41- gravity and charge


Charge due to vibrating gravitational gradient of an elementary e-m particle

Relationship of gravitational energy gradient to electromagnetic energy

Gravity and curvature of space

Space and time

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Elementary energy structures


Gravitational energy gradients of elementary particles

All 2-D and 3-D electromagnetic (e-m) energy systems possess gravitational energy gradients that are produced by the energy of 123d space to help provide directional balance.  For elementary 2-D (electron, positron) and 3-D (proton, neutron, atomic nucleus) energy systems, the gravitational energy gradient is much stronger than it is for macroscopic bodies of mass.  This is due to the small size of elementary energy systems relative to the basic 1-D units of 123d space that compose a gravitational energy gradient, and to the motion (equivalent to acceleration outward or deceleration inward) of 2-D or 3-D electric energy relative to system center.  This movement of energy relative to system center creates greater unidirectionality than that of a macroscopic body of mass, which simply creates an energy density differential between itself and adjacent 123d space. As the gravitational energy gradient helps provide directional balance to the motion of 2-D or 3-D electric energy accelerating or decelerating relative to system center, the gravitational gradient may oscillate with every e-m interaction of the elementary particle(?).

It is possible that 2-D and 3-D elementary energy systems push unidirectionality to its limit, existing at a micro-scale Schwarzchild radius. This would result in very strong gravitational energy gradients providing directional balance to 2-D and 3-D elementary energy systems. 

A very strong gravitational energy gradient consists of a high varying ratio of potential energy (number of basic 1-D units of 123d space per unit area or unit volume) to kinetic energy (rate of motion of basic 1-D units of 123d space relative to each other) of 123d space nearer and nearer to the center of gravity.  This results in more potential energy of 123d space available to form opposing magnetic energy per electromagnetic (e-m) interaction.  For 1-D electromagnetic interactions, the inherent energy magnitude of 123d space can provide “h” amount of directional balance per e-m interaction.  However, in a strong gravitational energy gradient with more potential energy of 123d space available, it may be able to provide more than “h” amount of energy per e-m interaction.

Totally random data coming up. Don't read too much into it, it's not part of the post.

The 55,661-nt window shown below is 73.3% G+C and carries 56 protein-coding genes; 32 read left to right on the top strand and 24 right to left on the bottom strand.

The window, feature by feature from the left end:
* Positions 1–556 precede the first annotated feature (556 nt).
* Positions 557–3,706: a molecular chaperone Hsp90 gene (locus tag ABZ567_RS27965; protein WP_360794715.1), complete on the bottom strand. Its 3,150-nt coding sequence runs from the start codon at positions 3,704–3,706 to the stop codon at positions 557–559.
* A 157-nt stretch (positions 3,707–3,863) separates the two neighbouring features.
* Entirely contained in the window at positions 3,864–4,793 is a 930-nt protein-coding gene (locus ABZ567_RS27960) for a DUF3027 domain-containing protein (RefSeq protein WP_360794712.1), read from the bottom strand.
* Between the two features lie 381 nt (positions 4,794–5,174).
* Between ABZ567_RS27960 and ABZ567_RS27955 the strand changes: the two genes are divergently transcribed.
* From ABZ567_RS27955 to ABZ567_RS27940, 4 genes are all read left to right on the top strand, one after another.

The gravitational energy gradient is due to increasing amount of potential energy of 123d space and a proportionally decreasing amount of kinetic energy of 123d space inward toward a body of mass. While the gravitational energy gradient consists of basic 1-D units of non-electromagnetic energy in constant random motion and distribution relative to each other, it does not, on its own, oscillate or "move" relative to the center of gravity. However, in the case of elementary 2-D and 3-D elementary e-m energy, such as electrons or protons, their high rate of e-m interactions may result in an "oscillation" or "vibration" of their gravitational energy gradients. If so, this vibration of the strong gravitational gradient of elementary particles would have a significant impact on their properties.

The oscillation or vibration of a gravitational energy gradient of an elementary e-m particle should cause a directional force resulting in a "charge field." As the energy or mass of an elementary 2-D or 3-D particle increases, the strength of its gravitational gradient increases proportionally, and its frequency of electromagnetic interactions decreases proportionally. As a result, the magnitude of the charge field remains the same regardless of particle size. (In the case of a linear 1-D e-m photon, when its energy increases, its frequency of e-m interactions increases proportionally since it does not possess a gravitational gradient.)


See illustration below. Click here for enlargement.


  41- gravity and charge


To explore traditional views on gravitational energy, see "Gravitation" on Wikipedia.

To explore traditional views on charge, see "Charge (physics)" on Wikipedia.